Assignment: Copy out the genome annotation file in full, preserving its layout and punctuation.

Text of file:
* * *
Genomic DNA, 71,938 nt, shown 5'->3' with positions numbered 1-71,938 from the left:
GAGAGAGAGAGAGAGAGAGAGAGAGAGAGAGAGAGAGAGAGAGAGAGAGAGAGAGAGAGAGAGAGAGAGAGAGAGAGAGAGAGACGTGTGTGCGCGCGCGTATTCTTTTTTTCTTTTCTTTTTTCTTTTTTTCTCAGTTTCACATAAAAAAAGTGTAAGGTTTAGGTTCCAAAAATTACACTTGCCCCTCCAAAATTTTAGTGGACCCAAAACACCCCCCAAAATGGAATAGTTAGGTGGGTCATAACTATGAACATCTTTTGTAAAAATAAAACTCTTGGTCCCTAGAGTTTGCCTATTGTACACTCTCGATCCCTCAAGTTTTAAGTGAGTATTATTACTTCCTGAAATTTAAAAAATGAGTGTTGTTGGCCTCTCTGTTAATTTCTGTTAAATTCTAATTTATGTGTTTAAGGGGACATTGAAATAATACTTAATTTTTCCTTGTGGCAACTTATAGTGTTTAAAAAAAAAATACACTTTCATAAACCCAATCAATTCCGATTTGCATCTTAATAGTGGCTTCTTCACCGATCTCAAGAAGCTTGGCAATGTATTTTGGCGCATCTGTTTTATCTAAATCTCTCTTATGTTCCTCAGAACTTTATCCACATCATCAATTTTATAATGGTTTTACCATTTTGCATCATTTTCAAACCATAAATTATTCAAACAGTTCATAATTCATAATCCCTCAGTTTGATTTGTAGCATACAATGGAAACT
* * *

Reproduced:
Genomic DNA, 71,938 nt, shown 5'->3' with positions numbered 1-71,938 from the left:
GAGAGAGAGAGAGAGAGAGAGAGAGAGAGAGAGAGAGAGAGAGAGAGAGAGAGAGAGAGAGAGAGAGAGAGAGAGAGAGAGAGACGTGTGTGCGCGCGCGTATTCTTTTTTTCTTTTCTTTTTTCTTTTTTTCTCAGTTTCACATAAAAAAAGTGTAAGGTTTAGGTTCCAAAAATTACACTTGCCCCTCCAAAATTTTAGTGGACCCAAAACACCCCCCAAAATGGAATAGTTAGGTGGGTCATAACTATGAACATCTTTTGTAAAAATAAAACTCTTGGTCCCTAGAGTTTGCCTATTGTACACTCTCGATCCCTCAAGTTTTAAGTGAGTATTATTACTTCCTGAAATTTAAAAAATGAGTGTTGTTGGCCTCTCTGTTAATTTCTGTTAAATTCTAATTTATGTGTTTAAGGGGACATTGAAATAATACTTAATTTTTCCTTGTGGCAACTTATAGTGTTTAAAAAAAAAATACACTTTCATAAACCCAATCAATTCCGATTTGCATCTTAATAGTGGCTTCTTCACCGATCTCAAGAAGCTTGGCAATGTATTTTGGCGCATCTGTTTTATCTAAATCTCTCTTATGTTCCTCAGAACTTTATCCACATCATCAATTTTATAATGGTTTTACCATTTTGCATCATTTTCAAACCATAAATTATTCAAACAGTTCATAATTCATAATCCCTCAGTTTGATTTGTAGCATACAATGGAAACT